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Elements needed for a Whole Life Cost AnalysisSeptember 2006

BSRIA runs whole life costing training courses, publishes a whole life costing analysis guide and provides consultancy to help companies apply whole life costing to their projects.


In this article we will look at some of the cost elements needed for a Whole Life Cost Analysis.

Determining Element life

An essential input to WLCA is the definition of the life, in years, of the equipment or construction elements to be used.

Unfortunately, the data supplied by manufacturers and the industry in general is completely unsuitable for use in a WLC analysis.

To answer the question "how long will it last" is as easy as it is to answer as "how long is a piece of string".

That manufacturers are reluctant to provide information regarding how long their particular equipment or construction element will last beyond whatever warranty they provide is understandable, given that they will have no idea of the external and internal factors to which that equipment will be subjected.

What is disappointing is that few, if any, are able to provide the context within which they developed whatever life expectancy information is available.

The acquisition of accurate data concerning the expected "life" of equipment, materials and other components will be the most difficult activity within an analysis.

This "life" can be described by different members of the project team in different ways. Amongst these are:

  • Design Life
  • Service Life
  • Economic life
  • Useful life
  • Technological life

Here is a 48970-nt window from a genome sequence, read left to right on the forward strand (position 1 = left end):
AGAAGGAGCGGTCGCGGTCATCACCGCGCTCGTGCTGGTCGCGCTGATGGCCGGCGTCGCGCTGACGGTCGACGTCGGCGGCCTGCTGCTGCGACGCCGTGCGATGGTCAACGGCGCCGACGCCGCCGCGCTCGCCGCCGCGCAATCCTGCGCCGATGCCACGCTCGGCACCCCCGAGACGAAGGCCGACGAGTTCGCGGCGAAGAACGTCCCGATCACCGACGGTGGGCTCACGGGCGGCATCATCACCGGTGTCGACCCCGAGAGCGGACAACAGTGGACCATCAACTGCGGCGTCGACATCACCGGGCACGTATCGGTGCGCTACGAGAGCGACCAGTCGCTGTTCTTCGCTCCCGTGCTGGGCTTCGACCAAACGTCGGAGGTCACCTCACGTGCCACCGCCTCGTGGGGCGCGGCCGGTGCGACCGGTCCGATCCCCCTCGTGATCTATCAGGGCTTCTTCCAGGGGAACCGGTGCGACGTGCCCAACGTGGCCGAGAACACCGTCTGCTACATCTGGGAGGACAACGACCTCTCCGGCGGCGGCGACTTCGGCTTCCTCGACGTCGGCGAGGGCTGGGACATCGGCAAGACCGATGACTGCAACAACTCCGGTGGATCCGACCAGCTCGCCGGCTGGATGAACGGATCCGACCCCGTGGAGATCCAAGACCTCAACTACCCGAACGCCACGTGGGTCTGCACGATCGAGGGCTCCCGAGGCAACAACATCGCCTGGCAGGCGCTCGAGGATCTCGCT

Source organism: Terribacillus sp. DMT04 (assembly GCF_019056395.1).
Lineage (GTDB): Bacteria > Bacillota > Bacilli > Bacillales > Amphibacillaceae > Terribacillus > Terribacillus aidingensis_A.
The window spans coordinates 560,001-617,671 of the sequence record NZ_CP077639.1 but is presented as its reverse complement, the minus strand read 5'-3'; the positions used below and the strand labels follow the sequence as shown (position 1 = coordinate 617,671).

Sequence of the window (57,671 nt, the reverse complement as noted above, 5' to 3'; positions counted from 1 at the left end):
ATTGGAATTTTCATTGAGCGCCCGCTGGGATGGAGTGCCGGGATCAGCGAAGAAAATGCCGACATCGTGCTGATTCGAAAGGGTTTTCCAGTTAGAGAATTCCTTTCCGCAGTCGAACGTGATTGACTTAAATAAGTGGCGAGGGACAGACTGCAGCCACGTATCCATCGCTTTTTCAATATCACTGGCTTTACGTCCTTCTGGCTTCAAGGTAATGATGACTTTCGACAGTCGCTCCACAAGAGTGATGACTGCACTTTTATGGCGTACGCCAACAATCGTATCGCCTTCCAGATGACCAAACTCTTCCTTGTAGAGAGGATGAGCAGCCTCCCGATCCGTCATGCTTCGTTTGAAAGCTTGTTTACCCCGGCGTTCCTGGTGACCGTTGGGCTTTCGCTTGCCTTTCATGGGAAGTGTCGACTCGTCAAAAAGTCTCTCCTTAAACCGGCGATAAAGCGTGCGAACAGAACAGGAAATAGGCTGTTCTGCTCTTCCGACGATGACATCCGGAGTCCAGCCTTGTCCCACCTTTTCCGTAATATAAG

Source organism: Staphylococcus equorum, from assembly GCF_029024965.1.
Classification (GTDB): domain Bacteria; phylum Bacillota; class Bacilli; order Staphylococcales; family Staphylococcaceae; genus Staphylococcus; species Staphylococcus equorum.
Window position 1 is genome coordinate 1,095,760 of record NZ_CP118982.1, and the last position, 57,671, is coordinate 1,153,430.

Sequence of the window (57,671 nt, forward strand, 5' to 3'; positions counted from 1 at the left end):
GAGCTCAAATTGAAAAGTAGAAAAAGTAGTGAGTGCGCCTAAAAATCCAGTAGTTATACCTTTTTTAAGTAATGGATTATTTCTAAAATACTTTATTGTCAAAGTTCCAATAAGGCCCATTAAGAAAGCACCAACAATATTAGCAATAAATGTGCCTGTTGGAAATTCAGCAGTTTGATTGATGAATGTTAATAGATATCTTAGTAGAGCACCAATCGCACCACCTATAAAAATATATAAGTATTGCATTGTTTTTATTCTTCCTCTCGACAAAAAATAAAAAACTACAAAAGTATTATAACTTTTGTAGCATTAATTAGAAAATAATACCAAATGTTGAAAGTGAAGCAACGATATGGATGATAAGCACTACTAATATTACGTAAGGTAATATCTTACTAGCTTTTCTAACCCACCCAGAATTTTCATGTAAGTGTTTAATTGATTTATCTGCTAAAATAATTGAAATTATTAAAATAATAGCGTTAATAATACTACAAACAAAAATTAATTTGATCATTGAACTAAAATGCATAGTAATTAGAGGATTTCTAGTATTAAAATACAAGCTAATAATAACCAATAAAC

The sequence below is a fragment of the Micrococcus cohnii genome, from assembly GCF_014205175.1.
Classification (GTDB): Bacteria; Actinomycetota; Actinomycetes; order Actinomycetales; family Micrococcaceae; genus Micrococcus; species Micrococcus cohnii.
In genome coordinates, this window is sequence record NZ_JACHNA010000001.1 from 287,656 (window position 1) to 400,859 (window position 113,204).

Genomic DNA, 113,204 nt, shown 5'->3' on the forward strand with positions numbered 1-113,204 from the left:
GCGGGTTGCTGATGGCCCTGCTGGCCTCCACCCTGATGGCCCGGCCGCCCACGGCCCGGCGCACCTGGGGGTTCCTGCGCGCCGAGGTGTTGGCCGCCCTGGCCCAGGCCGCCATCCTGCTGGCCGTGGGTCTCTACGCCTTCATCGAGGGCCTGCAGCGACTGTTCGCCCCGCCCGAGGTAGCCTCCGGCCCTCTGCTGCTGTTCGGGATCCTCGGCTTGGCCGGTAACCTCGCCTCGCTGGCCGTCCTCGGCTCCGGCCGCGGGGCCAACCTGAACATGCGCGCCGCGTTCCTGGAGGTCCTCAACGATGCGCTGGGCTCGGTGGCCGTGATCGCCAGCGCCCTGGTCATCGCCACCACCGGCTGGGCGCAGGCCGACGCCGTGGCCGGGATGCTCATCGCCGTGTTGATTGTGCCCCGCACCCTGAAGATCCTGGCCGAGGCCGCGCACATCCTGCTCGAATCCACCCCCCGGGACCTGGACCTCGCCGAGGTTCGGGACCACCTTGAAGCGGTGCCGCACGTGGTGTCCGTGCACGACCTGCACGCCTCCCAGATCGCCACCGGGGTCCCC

Kirk and Dell'Isola (1) define three of these as follows:

Economic life is the estimated number of years until that item no longer represents the least expensive method of performing the functions required of it.
Technological life is the estimated number of years until technology causes an item to become obsolete.
Useful life is the estimated number of years during which an item will perform the functions required of it in accordance with some pre-established standard.

These headline statements are meaningless without some form of context.

For example, does "design life" mean that the business requirements which are served by the equipment disappear at the end of the design life?

Or that the equipment fails to meet the minimum service level at that time? But what happens to the business requirement?

Manufacturers and standard texts (e.g. CIBSE "Guide to ownership, operation and maintenance of building services") often quote a range for the life of certain types of equipment.

For example, calorifier and heat exchanger life is quoted as 20-25 years. Such ranges are of no use in WLCA.

If we look at the Whole Life capital cost of a calorifier and heat exchanger costing £10,000.00 and with 15, 20 and 25 year life respectively to replacement, its Net Present Value (2) over a 45 year costing period is: